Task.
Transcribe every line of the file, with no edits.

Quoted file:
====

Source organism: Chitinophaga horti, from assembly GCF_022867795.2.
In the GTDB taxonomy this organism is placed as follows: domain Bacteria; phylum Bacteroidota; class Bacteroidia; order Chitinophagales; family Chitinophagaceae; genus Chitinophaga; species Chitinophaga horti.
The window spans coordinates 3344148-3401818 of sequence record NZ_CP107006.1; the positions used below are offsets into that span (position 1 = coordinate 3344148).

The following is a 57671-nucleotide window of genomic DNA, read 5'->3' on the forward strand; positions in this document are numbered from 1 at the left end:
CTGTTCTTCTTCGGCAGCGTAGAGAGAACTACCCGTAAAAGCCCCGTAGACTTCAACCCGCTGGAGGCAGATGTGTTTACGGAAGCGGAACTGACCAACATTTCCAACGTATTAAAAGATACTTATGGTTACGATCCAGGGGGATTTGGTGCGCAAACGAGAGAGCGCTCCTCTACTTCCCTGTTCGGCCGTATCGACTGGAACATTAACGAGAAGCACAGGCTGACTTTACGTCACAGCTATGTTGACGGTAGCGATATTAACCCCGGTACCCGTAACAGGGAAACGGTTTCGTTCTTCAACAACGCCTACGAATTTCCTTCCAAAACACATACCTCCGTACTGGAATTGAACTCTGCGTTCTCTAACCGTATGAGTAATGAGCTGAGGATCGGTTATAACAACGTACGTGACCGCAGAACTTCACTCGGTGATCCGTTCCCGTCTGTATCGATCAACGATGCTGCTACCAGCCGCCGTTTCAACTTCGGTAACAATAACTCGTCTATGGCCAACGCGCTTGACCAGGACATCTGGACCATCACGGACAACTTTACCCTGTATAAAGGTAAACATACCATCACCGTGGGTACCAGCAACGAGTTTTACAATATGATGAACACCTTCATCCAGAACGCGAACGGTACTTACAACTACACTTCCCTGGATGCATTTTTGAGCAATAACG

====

Source organism: Chitinophaga horti, from assembly GCF_022867795.2.
In the GTDB taxonomy this organism is placed as follows: domain Bacteria; phylum Bacteroidota; class Bacteroidia; order Chitinophagales; family Chitinophagaceae; genus Chitinophaga; species Chitinophaga horti.
The window spans coordinates 3344148-3401818 of sequence record NZ_CP107006.1; the positions used below are offsets into that span (position 1 = coordinate 3344148).

The following is a 57671-nucleotide window of genomic DNA, read 5'->3' on the forward strand; positions in this document are numbered from 1 at the left end:
CTGTTCTTCTTCGGCAGCGTAGAGAGAACTACCCGTAAAAGCCCCGTAGACTTCAACCCGCTGGAGGCAGATGTGTTTACGGAAGCGGAACTGACCAACATTTCCAACGTATTAAAAGATACTTATGGTTACGATCCAGGGGGATTTGGTGCGCAAACGAGAGAGCGCTCCTCTACTTCCCTGTTCGGCCGTATCGACTGGAACATTAACGAGAAGCACAGGCTGACTTTACGTCACAGCTATGTTGACGGTAGCGATATTAACCCCGGTACCCGTAACAGGGAAACGGTTTCGTTCTTCAACAACGCCTACGAATTTCCTTCCAAAACACATACCTCCGTACTGGAATTGAACTCTGCGTTCTCTAACCGTATGAGTAATGAGCTGAGGATCGGTTATAACAACGTACGTGACCGCAGAACTTCACTCGGTGATCCGTTCCCGTCTGTATCGATCAACGATGCTGCTACCAGCCGCCGTTTCAACTTCGGTAACAATAACTCGTCTATGGCCAACGCGCTTGACCAGGACATCTGGACCATCACGGACAACTTTACCCTGTATAAAGGTAAACATACCATCACCGTGGGTACCAGCAACGAGTTTTACAATATGATGAACACCTTCATCCAGAACGCGAACGGTACTTACAACTACACTTCCCTGGATGCATTTTTGAGCAATAACG